Facepalm

Quote:I observe some atheists seem to be stuck in a physical reality, which I believe might shut off an access to "transcendent" as a reality.

You've demonstrated clearly that you do not understand the difference between atheist, humanist, and skeptic. Atheists don't believe any god exists; some do believe in all sorts of other "transcendent" things. Atheists can be just as irrational as theists.

Skeptics believe what can be demonstrated to be true but are still free to conjecture and even dream. We just don't fall into the trap of buying our own bullshit.

Quote:It could be faulty observation on my part - I saw Penn Jillette saw Teller in half once.

I'd say you do a whole lot of hypothesizing after damn little observation.

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27-01-2017, 06:27 PM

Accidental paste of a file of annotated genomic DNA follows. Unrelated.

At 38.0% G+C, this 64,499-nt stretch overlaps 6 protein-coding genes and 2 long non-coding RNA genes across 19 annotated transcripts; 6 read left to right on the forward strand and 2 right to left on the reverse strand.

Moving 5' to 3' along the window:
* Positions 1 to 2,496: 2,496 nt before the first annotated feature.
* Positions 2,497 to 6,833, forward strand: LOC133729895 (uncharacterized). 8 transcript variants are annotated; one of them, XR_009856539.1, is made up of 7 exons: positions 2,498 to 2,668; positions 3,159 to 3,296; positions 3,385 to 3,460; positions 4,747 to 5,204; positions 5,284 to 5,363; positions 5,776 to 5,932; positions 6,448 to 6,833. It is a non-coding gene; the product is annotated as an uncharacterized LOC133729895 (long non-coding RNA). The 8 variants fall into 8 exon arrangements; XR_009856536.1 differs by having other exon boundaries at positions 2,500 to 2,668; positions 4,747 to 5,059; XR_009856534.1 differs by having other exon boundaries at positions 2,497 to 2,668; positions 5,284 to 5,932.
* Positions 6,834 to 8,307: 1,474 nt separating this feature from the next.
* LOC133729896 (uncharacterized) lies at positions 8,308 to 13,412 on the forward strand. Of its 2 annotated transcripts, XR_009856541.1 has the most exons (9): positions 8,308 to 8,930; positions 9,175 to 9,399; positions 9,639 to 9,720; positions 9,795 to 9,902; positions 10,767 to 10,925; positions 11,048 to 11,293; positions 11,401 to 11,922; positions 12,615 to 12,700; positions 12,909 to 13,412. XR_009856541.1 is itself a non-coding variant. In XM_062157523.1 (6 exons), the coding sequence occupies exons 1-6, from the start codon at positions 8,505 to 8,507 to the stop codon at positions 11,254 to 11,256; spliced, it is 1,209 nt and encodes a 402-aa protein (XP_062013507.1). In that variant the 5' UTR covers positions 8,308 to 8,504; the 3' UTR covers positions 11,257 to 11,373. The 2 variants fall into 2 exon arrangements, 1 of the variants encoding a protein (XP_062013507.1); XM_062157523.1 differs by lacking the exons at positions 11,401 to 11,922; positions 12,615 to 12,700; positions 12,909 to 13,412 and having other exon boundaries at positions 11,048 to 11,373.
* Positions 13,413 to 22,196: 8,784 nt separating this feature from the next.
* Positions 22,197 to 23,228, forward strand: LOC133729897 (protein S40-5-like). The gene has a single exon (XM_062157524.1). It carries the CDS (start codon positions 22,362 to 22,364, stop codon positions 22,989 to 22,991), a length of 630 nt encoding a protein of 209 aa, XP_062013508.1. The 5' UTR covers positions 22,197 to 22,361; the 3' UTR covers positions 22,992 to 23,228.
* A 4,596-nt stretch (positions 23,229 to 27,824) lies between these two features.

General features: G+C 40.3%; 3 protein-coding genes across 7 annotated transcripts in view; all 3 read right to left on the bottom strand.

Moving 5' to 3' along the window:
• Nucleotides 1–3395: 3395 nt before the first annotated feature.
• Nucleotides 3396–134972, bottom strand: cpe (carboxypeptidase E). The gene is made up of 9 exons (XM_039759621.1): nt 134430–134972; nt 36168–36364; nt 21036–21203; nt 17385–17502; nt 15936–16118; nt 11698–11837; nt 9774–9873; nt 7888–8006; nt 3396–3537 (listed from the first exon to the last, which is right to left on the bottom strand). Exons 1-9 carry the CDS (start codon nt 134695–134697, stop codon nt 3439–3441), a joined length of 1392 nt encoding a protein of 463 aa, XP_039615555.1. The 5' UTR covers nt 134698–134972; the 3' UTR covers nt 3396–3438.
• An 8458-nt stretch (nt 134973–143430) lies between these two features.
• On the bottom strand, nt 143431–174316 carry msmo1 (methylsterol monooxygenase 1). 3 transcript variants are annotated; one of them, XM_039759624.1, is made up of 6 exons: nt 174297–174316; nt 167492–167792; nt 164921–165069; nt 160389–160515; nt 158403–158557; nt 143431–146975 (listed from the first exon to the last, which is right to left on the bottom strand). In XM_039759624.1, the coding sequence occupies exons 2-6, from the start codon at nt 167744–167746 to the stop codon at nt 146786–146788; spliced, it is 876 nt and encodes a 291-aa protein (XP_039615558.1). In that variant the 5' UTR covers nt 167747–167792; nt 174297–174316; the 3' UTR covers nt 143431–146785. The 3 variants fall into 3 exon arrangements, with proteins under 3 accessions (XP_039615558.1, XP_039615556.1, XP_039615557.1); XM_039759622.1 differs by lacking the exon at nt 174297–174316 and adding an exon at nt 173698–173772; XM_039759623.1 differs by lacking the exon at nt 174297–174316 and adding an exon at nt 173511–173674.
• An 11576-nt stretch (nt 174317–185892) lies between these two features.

RE: Why should a deity exist?
(25-01-2017 02:19 PM)JHaysPE Wrote:  My objective here, under the topic of "Why should a deity exist?" is to investigate and understand the informing of choices and inspiration of willed actions from people who do not exercise religious faith.

Fair enough question. I'd say in my case the innate preservation of (all) life, the advancement of society and preservation of its mores, and the inherent investigative nature of the human mind. Religion hasn't impinged on my life-decisions for well over fifty years. [That's all of course a drastically simplified response.]

(25-01-2017 02:19 PM)JHaysPE Wrote:  I am following lines of questions, and responses, to come to an understanding of whether or not 'faith" (choosing or acting with less than the facts) is exercised, and if it is exercised, it is effective or not, and if effective, it so except when it comes to religious faith.